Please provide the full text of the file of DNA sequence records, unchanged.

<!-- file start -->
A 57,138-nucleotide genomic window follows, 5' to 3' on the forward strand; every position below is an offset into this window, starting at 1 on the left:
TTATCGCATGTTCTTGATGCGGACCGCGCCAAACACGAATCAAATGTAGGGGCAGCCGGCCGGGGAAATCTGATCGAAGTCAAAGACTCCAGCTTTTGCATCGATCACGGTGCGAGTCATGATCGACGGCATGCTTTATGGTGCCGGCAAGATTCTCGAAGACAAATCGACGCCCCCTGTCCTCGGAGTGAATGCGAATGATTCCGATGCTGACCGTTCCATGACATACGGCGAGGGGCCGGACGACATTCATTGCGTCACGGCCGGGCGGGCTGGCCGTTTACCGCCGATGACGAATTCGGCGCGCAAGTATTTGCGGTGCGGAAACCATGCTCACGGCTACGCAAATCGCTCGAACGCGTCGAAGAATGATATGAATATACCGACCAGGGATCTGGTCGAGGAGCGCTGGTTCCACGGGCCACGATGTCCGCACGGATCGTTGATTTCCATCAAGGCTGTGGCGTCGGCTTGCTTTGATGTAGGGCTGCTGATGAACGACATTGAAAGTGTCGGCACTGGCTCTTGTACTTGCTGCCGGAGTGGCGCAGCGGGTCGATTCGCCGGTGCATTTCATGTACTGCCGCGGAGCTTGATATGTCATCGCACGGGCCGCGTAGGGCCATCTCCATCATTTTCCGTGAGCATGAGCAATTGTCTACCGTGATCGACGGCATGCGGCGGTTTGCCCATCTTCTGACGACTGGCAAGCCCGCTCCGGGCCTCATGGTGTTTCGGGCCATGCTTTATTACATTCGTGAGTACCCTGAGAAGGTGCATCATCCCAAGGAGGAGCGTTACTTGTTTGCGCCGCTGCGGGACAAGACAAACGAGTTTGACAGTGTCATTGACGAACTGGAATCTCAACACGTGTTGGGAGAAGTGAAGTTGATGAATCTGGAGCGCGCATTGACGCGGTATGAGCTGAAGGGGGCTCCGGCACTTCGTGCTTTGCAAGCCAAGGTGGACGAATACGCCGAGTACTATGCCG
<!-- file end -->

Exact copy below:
A 57,138-nucleotide genomic window follows, 5' to 3' on the forward strand; every position below is an offset into this window, starting at 1 on the left:
TTATCGCATGTTCTTGATGCGGACCGCGCCAAACACGAATCAAATGTAGGGGCAGCCGGCCGGGGAAATCTGATCGAAGTCAAAGACTCCAGCTTTTGCATCGATCACGGTGCGAGTCATGATCGACGGCATGCTTTATGGTGCCGGCAAGATTCTCGAAGACAAATCGACGCCCCCTGTCCTCGGAGTGAATGCGAATGATTCCGATGCTGACCGTTCCATGACATACGGCGAGGGGCCGGACGACATTCATTGCGTCACGGCCGGGCGGGCTGGCCGTTTACCGCCGATGACGAATTCGGCGCGCAAGTATTTGCGGTGCGGAAACCATGCTCACGGCTACGCAAATCGCTCGAACGCGTCGAAGAATGATATGAATATACCGACCAGGGATCTGGTCGAGGAGCGCTGGTTCCACGGGCCACGATGTCCGCACGGATCGTTGATTTCCATCAAGGCTGTGGCGTCGGCTTGCTTTGATGTAGGGCTGCTGATGAACGACATTGAAAGTGTCGGCACTGGCTCTTGTACTTGCTGCCGGAGTGGCGCAGCGGGTCGATTCGCCGGTGCATTTCATGTACTGCCGCGGAGCTTGATATGTCATCGCACGGGCCGCGTAGGGCCATCTCCATCATTTTCCGTGAGCATGAGCAATTGTCTACCGTGATCGACGGCATGCGGCGGTTTGCCCATCTTCTGACGACTGGCAAGCCCGCTCCGGGCCTCATGGTGTTTCGGGCCATGCTTTATTACATTCGTGAGTACCCTGAGAAGGTGCATCATCCCAAGGAGGAGCGTTACTTGTTTGCGCCGCTGCGGGACAAGACAAACGAGTTTGACAGTGTCATTGACGAACTGGAATCTCAACACGTGTTGGGAGAAGTGAAGTTGATGAATCTGGAGCGCGCATTGACGCGGTATGAGCTGAAGGGGGCTCCGGCACTTCGTGCTTTGCAAGCCAAGGTGGACGAATACGCCGAGTACTATGCCG